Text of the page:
Home Chesapeake Bay Executive Council prepares to set goals for 2025

Chesapeake Bay Executive Council prepares to set goals for 2025

Rebecca Barnabi
chesapeake bay
(© yvonnenavalaney – stock.adobe.com)

The year 2025 was on the minds of members of the Chesapeake Executive Council who gathered Tuesday for their annual meeting.

Chaired by Environmental Protection Agency Administrator Michael Regan, who was elected to a second term as council chair, the meeting was held at the U.S. EPA headquarters in Washington, D.C.

Members discussed 2025, the target date for many of the outcomes in the Chesapeake Bay Watershed Agreement, which, according to a press release, the council signed in June 2014. The agreement consists of 10 goals and 31 outcomes with a “vision of fostering an environmentally and economically sustainable watershed with clean water, abundant life, conserved lands and access to the water, a vibrant cultural heritage and a diversity of engaged residents and stakeholders.”

“The Chesapeake Bay is a vital economic engine and an irreplaceable environmental asset,” Regan said in the press release. “EPA is honored to join our partners as we work to deliver on our restoration goals, build resilience to climate change and ensure that the benefits of our efforts are shared by all. With the support of historic levels of funding from the Bipartisan Infrastructure Law, we will work to advance our collective commitments to a clean Bay and watershed.”

The council agreed to set a path in the next year to outline necessary steps and prioritize actions needed to meet the targets of the agreement’s outcomes. The council will consider recommendations on how to best address and integrate new science and restoration strategies, as well as emerging issues and changing conditions in the watershed, such as climate change. The council hopes to put the plan into place before the 40th anniversary of the Chesapeake Bay Program in 2023.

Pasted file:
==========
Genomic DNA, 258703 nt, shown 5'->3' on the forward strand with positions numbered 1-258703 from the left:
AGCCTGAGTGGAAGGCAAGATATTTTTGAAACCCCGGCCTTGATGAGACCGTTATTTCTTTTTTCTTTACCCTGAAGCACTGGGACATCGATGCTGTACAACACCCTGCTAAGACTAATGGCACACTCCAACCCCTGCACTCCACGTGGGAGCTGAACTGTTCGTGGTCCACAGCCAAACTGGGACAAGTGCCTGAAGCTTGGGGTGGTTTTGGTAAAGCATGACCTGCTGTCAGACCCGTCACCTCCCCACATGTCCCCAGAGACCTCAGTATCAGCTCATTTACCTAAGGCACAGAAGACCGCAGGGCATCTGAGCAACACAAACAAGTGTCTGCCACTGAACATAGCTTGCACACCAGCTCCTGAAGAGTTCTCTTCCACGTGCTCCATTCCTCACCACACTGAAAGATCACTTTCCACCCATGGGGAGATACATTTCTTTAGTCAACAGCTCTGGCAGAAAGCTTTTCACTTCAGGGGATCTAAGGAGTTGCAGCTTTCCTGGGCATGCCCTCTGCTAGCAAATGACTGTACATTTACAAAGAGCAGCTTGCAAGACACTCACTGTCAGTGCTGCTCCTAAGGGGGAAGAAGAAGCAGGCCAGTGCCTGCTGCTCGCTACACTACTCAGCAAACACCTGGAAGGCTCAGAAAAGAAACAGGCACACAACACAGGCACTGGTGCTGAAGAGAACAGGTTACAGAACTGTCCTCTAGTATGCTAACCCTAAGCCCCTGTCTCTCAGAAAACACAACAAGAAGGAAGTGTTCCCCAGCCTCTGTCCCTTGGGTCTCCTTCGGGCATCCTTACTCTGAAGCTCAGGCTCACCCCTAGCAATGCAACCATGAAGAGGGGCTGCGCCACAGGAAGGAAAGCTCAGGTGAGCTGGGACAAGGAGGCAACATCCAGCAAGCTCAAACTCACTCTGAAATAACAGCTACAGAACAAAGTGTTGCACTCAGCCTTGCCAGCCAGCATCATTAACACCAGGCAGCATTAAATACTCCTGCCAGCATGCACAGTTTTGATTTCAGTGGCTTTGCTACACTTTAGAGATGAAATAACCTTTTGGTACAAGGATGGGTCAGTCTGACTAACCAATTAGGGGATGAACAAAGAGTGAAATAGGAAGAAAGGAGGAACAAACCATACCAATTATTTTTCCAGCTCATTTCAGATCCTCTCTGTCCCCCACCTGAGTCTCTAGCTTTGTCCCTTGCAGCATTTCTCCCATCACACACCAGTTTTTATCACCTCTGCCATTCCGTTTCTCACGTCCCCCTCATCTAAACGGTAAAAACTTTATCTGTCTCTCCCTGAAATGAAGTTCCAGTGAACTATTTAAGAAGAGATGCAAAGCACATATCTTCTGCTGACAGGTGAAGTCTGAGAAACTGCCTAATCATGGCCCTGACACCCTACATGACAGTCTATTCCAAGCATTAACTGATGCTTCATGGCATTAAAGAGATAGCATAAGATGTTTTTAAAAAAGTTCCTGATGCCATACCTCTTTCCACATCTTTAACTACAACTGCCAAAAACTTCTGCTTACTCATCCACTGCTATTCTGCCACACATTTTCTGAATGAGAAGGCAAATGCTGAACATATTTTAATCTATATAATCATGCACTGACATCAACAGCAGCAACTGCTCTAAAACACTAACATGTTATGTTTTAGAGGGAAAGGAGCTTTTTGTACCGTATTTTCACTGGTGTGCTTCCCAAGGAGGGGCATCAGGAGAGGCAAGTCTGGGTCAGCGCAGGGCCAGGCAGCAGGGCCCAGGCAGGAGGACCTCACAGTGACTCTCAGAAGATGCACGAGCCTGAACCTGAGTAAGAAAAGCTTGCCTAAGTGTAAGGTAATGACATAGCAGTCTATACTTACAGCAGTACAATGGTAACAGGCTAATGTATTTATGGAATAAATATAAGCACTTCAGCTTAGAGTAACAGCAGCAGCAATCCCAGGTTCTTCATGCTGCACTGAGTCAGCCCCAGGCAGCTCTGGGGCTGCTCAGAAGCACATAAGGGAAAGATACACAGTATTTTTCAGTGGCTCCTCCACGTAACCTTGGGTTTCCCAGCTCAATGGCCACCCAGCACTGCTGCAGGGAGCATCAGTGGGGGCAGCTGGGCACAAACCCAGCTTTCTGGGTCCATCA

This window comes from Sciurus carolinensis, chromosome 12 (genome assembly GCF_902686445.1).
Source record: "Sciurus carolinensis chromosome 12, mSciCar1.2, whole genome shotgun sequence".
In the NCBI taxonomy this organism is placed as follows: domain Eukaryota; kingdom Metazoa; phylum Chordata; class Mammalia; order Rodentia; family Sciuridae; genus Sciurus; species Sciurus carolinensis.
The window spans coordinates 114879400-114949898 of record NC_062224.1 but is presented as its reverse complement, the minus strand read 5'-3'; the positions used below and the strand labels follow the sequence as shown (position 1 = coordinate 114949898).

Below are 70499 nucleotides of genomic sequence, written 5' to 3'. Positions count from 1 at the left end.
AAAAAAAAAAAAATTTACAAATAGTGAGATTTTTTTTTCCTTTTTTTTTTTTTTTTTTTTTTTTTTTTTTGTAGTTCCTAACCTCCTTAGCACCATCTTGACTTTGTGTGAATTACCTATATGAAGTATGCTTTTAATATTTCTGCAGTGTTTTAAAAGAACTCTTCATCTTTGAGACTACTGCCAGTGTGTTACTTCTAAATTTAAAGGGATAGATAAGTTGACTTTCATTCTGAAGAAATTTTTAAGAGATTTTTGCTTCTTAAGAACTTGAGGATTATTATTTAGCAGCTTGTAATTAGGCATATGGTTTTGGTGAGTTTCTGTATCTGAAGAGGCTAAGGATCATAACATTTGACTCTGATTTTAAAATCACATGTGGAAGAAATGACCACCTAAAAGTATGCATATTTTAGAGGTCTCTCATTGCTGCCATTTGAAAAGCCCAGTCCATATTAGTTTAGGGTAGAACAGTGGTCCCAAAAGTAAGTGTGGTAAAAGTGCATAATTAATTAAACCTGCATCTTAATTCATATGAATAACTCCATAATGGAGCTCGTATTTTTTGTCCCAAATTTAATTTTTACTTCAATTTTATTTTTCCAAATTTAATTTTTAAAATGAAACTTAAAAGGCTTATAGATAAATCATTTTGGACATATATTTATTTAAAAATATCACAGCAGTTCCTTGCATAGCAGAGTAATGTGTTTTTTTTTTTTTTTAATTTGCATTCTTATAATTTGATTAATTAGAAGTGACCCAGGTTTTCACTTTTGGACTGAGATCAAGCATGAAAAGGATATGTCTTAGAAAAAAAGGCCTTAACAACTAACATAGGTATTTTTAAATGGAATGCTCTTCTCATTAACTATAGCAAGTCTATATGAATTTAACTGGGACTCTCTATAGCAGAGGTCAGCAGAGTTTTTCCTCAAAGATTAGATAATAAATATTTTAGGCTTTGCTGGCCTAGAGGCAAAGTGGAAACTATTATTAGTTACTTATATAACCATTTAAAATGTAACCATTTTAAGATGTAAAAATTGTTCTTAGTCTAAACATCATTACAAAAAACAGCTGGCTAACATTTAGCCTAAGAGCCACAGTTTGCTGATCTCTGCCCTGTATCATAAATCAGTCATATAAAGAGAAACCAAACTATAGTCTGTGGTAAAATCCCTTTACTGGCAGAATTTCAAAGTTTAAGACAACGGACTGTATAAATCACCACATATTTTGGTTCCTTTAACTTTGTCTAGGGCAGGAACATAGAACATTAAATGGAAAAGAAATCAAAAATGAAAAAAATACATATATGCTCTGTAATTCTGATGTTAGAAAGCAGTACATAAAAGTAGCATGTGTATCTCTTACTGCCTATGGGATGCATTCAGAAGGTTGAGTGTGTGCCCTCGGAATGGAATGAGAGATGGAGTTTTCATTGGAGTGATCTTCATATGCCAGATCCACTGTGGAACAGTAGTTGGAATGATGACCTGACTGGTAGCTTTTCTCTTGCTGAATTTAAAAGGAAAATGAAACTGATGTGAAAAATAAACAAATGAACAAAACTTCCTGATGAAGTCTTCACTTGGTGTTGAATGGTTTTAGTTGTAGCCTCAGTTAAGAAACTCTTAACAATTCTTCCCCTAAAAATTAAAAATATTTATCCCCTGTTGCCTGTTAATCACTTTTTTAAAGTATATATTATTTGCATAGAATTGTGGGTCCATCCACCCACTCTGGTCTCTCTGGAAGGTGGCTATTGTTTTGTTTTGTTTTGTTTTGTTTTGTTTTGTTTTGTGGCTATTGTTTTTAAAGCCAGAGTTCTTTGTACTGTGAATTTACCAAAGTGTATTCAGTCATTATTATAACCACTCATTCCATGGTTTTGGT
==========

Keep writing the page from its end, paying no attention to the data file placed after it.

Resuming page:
Besides the agreement, the Chesapeake Bay Total Maximum Daily Load (Bay TMDL) requires 100 percent of pollution-reducing practices be in place by 2025 to ensure the Bay is in accordance with EPA water quality standards.

“During the past year, significant legislation and appropriations have been adopted at both the state and federal level to accelerate restoration of the Chesapeake Bay watershed,” Maryland State Sen. Sarah Elfreth, Chair of the Chesapeake Bay Commission, said in the press release. “New funding initiatives in Pennsylvania, climate legislation in Maryland and efforts to improve resiliency in Virginia — all led by Bay Commission members — collectively benefit our shared challenge and common goals. Coupled with important federal action, these initiatives put us on course to maximize our progress to 2025 and beyond.”

The Chesapeake Executive Council was established 39 years ago to guide policy agenda and conservation and restoration goals for the Chesapeake Bay Program. The governors of Delaware, Maryland, New York, Pennsylvania, Virginia and West Virginia, the mayor of the District of Columbia, the chair of the tri-state legislative Chesapeake Bay Commission and the administrator of the EPA are members of the council.

“Virginia has made a serious commitment toward meeting our 2025 Bay goals, including the record investment of almost $140 million in new cost-share funding for agricultural best management practices, up from $80 million from the previous year,” Virginia Gov. Glenn Youngkin said in the press release. “However, we need to get honest about the 2025 goals. None of the Bay states are on track to meet all of their goals, and we must come together with the EPA to set an appropriate schedule, with realistic goals that are comprehensive, based on actual conditions and monitoring of progress, not just simple modeling.”

Rebecca Barnabi

Rebecca Barnabi

Rebecca J. Barnabi is the national editor of Augusta Free Press. A graduate of the University of Mary Washington, she began her journalism career at The Fredericksburg Free-Lance Star. In 2013, she was awarded first place for feature writing in the Maryland, Delaware, District of Columbia Awards Program, and was honored by the Virginia School Boards Association’s 2019 Media Honor Roll Program for her coverage of Waynesboro Schools. Her background in newspapers includes writing about features, local government, education and the arts.